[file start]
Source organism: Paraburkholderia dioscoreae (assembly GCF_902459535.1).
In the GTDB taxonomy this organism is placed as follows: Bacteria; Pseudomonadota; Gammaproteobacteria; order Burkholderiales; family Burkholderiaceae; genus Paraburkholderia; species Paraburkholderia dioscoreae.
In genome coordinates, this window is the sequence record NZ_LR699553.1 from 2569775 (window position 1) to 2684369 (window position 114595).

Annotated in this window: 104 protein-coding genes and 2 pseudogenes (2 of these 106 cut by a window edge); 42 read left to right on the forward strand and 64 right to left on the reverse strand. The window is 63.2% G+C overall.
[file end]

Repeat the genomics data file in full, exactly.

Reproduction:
Source organism: Paraburkholderia dioscoreae (assembly GCF_902459535.1).
In the GTDB taxonomy this organism is placed as follows: Bacteria; Pseudomonadota; Gammaproteobacteria; order Burkholderiales; family Burkholderiaceae; genus Paraburkholderia; species Paraburkholderia dioscoreae.
In genome coordinates, this window is the sequence record NZ_LR699553.1 from 2569775 (window position 1) to 2684369 (window position 114595).

Annotated in this window: 104 protein-coding genes and 2 pseudogenes (2 of these 106 cut by a window edge); 42 read left to right on the forward strand and 64 right to left on the reverse strand. The window is 63.2% G+C overall.